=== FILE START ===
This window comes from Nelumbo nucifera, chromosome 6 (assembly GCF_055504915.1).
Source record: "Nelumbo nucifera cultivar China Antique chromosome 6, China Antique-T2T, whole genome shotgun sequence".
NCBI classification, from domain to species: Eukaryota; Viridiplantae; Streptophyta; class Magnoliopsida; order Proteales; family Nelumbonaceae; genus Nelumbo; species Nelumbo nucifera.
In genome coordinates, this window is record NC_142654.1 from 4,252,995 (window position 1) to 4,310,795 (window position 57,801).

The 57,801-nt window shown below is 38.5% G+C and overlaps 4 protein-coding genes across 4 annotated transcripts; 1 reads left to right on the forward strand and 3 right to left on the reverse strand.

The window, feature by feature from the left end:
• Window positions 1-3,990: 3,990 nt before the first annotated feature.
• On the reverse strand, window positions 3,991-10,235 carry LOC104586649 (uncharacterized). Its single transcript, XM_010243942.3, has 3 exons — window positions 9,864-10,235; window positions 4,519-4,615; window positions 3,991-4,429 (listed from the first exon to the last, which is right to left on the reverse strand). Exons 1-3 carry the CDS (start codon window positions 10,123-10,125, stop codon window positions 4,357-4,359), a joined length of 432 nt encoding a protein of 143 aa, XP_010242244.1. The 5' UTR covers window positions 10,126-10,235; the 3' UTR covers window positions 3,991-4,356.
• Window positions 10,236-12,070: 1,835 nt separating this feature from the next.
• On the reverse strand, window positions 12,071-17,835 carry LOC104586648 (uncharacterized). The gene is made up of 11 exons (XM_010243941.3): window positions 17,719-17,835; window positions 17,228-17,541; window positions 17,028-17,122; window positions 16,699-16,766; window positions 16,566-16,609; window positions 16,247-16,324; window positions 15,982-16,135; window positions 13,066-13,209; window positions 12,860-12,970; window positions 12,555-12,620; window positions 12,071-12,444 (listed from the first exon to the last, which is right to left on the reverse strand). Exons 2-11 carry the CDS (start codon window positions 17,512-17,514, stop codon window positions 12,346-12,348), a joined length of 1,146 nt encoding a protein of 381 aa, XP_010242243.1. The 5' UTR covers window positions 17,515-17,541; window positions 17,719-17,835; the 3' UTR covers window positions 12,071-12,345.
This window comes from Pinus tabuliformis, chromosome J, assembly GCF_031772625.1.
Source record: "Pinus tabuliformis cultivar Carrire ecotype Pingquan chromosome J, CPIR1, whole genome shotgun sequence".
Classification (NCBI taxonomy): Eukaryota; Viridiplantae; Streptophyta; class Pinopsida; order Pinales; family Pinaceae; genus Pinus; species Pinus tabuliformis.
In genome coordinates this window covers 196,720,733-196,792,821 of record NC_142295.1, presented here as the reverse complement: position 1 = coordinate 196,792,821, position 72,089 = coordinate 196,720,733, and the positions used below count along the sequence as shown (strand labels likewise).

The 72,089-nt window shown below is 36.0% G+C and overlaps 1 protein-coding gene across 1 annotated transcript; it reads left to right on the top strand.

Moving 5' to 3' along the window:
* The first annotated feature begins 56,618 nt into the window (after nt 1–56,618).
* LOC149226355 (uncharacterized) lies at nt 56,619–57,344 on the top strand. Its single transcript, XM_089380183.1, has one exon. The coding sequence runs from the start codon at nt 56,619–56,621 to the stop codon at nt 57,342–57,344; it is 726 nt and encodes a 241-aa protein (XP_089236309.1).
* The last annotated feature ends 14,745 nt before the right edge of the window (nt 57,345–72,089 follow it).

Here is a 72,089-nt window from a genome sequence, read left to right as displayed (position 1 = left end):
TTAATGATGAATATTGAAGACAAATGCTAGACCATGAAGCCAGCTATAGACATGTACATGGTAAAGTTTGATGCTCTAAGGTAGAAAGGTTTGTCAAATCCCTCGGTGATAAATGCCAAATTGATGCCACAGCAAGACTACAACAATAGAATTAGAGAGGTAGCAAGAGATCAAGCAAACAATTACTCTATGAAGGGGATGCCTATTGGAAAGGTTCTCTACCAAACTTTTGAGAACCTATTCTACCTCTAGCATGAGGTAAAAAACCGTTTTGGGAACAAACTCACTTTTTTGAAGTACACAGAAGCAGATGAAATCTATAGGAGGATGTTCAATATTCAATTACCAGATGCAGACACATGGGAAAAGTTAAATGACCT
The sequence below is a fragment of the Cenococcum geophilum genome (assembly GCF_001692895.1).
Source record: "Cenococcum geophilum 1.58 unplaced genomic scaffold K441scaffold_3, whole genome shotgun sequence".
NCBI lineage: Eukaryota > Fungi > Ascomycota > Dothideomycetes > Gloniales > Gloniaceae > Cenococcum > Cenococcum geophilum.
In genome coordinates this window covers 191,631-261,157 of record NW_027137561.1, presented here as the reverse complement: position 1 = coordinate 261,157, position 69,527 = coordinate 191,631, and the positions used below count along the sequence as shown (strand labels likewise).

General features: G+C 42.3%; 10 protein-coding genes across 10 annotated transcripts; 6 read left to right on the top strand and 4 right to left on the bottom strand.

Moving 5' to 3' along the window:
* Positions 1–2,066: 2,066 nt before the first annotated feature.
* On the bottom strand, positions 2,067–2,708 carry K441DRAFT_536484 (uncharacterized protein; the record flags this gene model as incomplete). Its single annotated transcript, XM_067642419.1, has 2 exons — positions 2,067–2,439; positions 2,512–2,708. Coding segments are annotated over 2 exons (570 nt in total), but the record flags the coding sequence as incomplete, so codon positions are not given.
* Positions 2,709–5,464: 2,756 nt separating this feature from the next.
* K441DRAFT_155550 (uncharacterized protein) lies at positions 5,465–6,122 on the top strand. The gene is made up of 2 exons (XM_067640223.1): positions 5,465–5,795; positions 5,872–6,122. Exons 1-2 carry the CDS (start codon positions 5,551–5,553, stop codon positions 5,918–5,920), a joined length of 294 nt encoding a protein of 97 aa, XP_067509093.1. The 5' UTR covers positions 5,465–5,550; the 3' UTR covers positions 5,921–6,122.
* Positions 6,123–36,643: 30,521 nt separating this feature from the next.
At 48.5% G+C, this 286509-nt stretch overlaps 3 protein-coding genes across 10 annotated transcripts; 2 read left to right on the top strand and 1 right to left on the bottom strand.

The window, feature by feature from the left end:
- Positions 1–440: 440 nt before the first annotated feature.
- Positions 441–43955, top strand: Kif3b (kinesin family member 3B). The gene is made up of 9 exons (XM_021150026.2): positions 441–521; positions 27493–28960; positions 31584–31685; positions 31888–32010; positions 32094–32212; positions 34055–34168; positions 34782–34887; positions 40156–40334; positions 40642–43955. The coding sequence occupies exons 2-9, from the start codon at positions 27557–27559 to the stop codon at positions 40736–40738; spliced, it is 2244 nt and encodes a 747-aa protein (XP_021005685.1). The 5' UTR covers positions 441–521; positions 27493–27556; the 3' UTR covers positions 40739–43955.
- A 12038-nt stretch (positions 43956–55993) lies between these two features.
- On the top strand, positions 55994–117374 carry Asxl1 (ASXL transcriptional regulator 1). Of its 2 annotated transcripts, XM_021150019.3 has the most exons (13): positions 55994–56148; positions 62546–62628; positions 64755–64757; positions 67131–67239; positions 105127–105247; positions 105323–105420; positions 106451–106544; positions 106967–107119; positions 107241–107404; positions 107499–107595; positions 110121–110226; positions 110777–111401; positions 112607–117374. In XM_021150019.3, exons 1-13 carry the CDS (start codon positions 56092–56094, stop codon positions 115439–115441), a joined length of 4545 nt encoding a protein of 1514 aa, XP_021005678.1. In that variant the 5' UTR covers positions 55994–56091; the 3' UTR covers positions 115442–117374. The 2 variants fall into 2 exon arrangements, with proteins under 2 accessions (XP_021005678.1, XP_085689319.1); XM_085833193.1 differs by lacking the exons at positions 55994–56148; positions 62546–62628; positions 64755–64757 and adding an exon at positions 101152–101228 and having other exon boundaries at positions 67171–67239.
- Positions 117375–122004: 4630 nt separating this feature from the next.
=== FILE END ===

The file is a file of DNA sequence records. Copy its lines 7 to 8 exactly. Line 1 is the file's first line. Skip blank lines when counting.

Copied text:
• Window positions 1-3,990: 3,990 nt before the first annotated feature.
• On the reverse strand, window positions 3,991-10,235 carry LOC104586649 (uncharacterized). Its single transcript, XM_010243942.3, has 3 exons — window positions 9,864-10,235; window positions 4,519-4,615; window positions 3,991-4,429 (listed from the first exon to the last, which is right to left on the reverse strand). Exons 1-3 carry the CDS (start codon window positions 10,123-10,125, stop codon window positions 4,357-4,359), a joined length of 432 nt encoding a protein of 143 aa, XP_010242244.1. The 5' UTR covers window positions 10,126-10,235; the 3' UTR covers window positions 3,991-4,356.